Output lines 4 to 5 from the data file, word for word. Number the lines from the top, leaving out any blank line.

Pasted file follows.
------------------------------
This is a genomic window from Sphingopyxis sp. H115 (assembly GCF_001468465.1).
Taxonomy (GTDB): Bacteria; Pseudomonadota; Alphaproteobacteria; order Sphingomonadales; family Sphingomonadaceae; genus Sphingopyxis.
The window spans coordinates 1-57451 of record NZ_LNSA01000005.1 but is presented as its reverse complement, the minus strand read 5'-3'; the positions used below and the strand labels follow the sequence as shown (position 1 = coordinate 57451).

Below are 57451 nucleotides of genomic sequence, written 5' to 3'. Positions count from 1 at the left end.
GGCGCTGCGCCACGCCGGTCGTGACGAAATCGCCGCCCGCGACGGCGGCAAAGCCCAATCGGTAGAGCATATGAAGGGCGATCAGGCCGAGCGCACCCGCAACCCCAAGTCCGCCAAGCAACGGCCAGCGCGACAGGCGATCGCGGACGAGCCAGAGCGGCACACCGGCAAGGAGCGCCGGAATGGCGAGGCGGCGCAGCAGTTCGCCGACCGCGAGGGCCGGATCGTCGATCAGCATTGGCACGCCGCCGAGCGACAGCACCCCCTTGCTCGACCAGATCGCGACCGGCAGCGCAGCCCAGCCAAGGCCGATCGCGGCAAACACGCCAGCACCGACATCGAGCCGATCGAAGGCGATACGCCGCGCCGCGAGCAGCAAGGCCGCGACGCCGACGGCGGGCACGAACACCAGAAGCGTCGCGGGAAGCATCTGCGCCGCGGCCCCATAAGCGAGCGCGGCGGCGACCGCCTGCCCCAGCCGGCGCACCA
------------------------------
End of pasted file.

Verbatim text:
Below are 57451 nucleotides of genomic sequence, written 5' to 3'. Positions count from 1 at the left end.
GGCGCTGCGCCACGCCGGTCGTGACGAAATCGCCGCCCGCGACGGCGGCAAAGCCCAATCGGTAGAGCATATGAAGGGCGATCAGGCCGAGCGCACCCGCAACCCCAAGTCCGCCAAGCAACGGCCAGCGCGACAGGCGATCGCGGACGAGCCAGAGCGGCACACCGGCAAGGAGCGCCGGAATGGCGAGGCGGCGCAGCAGTTCGCCGACCGCGAGGGCCGGATCGTCGATCAGCATTGGCACGCCGCCGAGCGACAGCACCCCCTTGCTCGACCAGATCGCGACCGGCAGCGCAGCCCAGCCAAGGCCGATCGCGGCAAACACGCCAGCACCGACATCGAGCCGATCGAAGGCGATACGCCGCGCCGCGAGCAGCAAGGCCGCGACGCCGACGGCGGGCACGAACACCAGAAGCGTCGCGGGAAGCATCTGCGCCGCGGCCCCATAAGCGAGCGCGGCGGCGACCGCCTGCCCCAGCCGGCGCACCA